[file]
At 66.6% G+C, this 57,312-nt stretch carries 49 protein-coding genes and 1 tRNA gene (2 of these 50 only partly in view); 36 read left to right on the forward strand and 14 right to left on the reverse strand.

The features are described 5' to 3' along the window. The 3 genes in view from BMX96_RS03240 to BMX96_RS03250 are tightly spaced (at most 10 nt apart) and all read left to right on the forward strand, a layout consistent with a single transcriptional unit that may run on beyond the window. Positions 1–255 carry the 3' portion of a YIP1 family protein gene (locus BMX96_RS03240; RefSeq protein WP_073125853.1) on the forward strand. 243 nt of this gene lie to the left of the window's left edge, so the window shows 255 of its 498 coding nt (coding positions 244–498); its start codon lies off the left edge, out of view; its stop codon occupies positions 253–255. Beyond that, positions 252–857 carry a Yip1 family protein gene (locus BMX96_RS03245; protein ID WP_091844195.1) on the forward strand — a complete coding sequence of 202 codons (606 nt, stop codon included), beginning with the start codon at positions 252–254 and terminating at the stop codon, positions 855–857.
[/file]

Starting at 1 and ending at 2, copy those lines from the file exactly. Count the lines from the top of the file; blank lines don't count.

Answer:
At 66.6% G+C, this 57,312-nt stretch carries 49 protein-coding genes and 1 tRNA gene (2 of these 50 only partly in view); 36 read left to right on the forward strand and 14 right to left on the reverse strand.

The features are described 5' to 3' along the window. The 3 genes in view from BMX96_RS03240 to BMX96_RS03250 are tightly spaced (at most 10 nt apart) and all read left to right on the forward strand, a layout consistent with a single transcriptional unit that may run on beyond the window. Positions 1–255 carry the 3' portion of a YIP1 family protein gene (locus BMX96_RS03240; RefSeq protein WP_073125853.1) on the forward strand. 243 nt of this gene lie to the left of the window's left edge, so the window shows 255 of its 498 coding nt (coding positions 244–498); its start codon lies off the left edge, out of view; its stop codon occupies positions 253–255. Beyond that, positions 252–857 carry a Yip1 family protein gene (locus BMX96_RS03245; protein ID WP_091844195.1) on the forward strand — a complete coding sequence of 202 codons (606 nt, stop codon included), beginning with the start codon at positions 252–254 and terminating at the stop codon, positions 855–857.